In tandem with journaling, Dr. Winkelman recommends exploring meditation or progressive muscle relaxation techniques in bed, where you tense certain muscle groups as you inhale and relax them as you exhale.

Watch What You Drink

Particularly during quarantine, it can become tempting to drink alcohol more than was the norm pre-pandemic. While many people report that drinking alcohol right before bed can help them fall asleep, Dr. Winkelman advises not using it as a sleep aid.

“Alcohol generally helps people fall asleep, but it leads to a wake-up effect that is not conducive to a good night’s sleep,” he says. “You don’t stay asleep when you’ve had alcohol prior to bedtime. So, you may fall asleep, but the quality of sleep is significantly less.”

Other activities that can interfere in a similar way are eating meals or drinking caffeine too close to bedtime.

Engage in Relaxing Activities Before Bedtime

The proliferation of technology has made television time part of the routine at the end of a long day. Although television or online material may distract from the anxieties and stress of our daily lives its content is often not relaxing and, in fact, may further stimulate worry. Similarly, the bright light from devices may interfere with sleep.

“There is a lot of attention on blue light at this time, and I think that bright light of any kind, and especially that which is conveying information which increases arousal level, should be limited to the daytime,” says Dr. Winkelman. “No need to buy blue light glasses; just turn off the device and either read using a low light or listen to music or a relaxing podcast.”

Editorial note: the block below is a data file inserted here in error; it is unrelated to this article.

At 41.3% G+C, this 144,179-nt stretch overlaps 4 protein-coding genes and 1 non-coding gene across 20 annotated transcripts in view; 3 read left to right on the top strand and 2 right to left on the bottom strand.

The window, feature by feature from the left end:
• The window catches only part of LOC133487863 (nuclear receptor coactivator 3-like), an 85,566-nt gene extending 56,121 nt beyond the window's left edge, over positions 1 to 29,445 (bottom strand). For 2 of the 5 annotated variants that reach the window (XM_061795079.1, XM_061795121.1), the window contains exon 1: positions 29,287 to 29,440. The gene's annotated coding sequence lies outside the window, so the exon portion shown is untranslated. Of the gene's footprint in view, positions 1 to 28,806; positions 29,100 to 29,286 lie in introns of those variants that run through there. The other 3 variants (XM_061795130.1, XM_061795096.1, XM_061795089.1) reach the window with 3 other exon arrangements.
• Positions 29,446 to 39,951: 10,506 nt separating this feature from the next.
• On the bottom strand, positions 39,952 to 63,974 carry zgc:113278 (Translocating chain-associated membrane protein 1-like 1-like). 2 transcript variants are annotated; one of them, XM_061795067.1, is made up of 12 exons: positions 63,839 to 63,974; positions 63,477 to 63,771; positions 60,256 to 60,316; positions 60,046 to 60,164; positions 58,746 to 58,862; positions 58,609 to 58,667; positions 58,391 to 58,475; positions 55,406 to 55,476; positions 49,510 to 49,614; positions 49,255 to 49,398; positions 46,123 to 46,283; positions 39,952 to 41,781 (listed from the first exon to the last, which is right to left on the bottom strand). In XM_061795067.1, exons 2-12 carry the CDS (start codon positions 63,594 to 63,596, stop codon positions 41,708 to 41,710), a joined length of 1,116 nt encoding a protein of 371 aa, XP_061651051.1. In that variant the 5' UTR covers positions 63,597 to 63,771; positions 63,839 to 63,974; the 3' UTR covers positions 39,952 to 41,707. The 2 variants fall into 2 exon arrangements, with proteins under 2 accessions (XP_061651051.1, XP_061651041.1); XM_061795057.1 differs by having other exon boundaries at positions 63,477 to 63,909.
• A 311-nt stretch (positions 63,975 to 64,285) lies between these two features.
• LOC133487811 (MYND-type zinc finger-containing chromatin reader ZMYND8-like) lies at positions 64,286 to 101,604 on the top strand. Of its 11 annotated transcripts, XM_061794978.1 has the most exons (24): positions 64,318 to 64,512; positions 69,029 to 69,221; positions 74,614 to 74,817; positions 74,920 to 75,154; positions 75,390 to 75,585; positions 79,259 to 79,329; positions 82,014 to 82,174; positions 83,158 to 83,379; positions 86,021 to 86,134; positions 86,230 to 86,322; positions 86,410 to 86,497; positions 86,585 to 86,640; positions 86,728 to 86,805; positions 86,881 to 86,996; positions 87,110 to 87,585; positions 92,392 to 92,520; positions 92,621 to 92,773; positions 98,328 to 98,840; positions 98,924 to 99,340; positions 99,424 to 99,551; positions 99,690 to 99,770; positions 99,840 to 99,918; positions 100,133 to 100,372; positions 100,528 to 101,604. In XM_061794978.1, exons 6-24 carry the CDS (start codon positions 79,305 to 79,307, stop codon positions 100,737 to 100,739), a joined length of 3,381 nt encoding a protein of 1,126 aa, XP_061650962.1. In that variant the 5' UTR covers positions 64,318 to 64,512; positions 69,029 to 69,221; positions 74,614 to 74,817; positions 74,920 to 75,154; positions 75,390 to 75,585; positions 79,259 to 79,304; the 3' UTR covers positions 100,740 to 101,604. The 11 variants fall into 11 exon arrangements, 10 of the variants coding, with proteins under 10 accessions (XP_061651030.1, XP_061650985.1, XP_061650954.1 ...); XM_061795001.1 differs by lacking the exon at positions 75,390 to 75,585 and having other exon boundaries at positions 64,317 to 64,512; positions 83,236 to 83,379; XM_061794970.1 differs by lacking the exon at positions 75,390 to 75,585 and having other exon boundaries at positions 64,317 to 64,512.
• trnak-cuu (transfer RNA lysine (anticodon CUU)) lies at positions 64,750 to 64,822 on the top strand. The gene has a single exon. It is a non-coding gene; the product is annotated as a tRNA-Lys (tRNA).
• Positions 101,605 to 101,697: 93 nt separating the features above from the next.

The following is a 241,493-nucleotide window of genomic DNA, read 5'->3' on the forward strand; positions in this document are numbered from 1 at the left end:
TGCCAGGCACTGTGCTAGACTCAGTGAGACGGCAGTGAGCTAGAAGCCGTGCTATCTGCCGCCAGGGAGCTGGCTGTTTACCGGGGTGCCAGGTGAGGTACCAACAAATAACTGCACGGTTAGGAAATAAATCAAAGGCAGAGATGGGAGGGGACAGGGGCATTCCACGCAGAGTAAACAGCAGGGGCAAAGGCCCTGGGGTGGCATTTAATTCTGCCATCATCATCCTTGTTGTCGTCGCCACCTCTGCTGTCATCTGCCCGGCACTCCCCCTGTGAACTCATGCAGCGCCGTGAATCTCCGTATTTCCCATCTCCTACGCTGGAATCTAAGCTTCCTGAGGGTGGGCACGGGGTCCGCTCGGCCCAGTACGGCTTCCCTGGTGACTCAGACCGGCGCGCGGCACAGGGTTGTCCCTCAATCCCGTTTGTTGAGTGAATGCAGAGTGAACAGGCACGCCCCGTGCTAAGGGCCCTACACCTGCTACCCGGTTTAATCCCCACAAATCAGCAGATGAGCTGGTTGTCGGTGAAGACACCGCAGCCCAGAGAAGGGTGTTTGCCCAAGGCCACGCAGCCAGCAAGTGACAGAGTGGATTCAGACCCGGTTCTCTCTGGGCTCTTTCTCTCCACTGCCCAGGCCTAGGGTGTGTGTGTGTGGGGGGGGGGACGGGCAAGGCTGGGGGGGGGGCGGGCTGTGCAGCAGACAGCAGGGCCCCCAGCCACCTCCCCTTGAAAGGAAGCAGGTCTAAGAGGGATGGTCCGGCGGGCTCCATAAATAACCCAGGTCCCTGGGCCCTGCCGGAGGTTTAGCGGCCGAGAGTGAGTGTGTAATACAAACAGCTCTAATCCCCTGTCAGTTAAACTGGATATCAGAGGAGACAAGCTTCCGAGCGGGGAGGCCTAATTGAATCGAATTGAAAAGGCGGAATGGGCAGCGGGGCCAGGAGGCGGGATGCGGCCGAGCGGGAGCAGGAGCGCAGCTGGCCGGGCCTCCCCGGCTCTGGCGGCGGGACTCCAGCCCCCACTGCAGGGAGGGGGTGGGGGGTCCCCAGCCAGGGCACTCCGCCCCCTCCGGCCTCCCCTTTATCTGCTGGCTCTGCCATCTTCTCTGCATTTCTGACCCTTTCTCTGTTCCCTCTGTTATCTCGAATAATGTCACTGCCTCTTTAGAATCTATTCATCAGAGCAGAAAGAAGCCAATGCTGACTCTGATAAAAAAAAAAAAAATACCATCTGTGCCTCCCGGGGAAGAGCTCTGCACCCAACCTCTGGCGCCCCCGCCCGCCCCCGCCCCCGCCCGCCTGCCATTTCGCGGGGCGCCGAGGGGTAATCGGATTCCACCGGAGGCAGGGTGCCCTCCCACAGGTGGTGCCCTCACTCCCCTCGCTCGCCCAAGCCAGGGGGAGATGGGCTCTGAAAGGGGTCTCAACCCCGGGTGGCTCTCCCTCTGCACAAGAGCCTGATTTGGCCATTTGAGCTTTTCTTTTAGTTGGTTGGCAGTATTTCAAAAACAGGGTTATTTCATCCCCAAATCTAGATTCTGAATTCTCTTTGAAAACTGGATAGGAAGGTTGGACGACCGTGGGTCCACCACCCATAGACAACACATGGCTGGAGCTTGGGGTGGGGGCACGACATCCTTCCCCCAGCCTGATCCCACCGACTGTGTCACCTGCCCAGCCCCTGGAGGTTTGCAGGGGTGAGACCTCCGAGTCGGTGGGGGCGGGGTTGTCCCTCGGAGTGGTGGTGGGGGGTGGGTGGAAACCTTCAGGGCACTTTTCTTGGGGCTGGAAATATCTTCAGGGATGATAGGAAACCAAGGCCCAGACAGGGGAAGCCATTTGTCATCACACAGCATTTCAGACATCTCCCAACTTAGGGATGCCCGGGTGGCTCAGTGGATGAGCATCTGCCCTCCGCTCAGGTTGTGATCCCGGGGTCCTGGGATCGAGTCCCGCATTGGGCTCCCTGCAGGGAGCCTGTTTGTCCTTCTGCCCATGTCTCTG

Rather than catching up on the news or watching an action-packed show prior to bed, try reading or watching something relaxing and distracting before bed.

“Similarly, these can also be great activities to engage in if you find yourself waking up in the middle of the night and struggling to fall back asleep. They take your mind off the usually non-productive, excessively stimulating thoughts that occupy us when we lie awake for a long time at night,” he says.

Sleep When Tired

The key to sleep, says Dr. Winkelman, is truly listening to your body. When you are ready for sleep, more often than not, your body will fire off biological signals to let you know, such as yawning, droopy eyes and body fatigue. Tuning into your sleep drive is a significant way to improve your sleep.

“That sleep drive usually appears 16 hours after you have woken up,” says Dr. Winkelman. “It’s not always best to just go to bed because it’s bedtime. If you're feeling sleepy, go to bed. If you're not feeling sleepy, or if you have too much on your mind, then try to engage in other activities first to calm and de-stimulate your body and mind.”

Your body will tell you when it’s the right time to hit the pillow, he says.

When to Seek Medical Help

Dr. Winkelman says that the general rule of thumb is to consult with a medical professional if you are not sleeping well, or at all, for at least three nights a week for one month. Poor sleep at this rate can signify a deeper issue or sleep disorder such as insomnia, sleep apnea or restless legs syndrome. Consult with your primary care provider who will then recommend whether you should meet with a sleep specialist.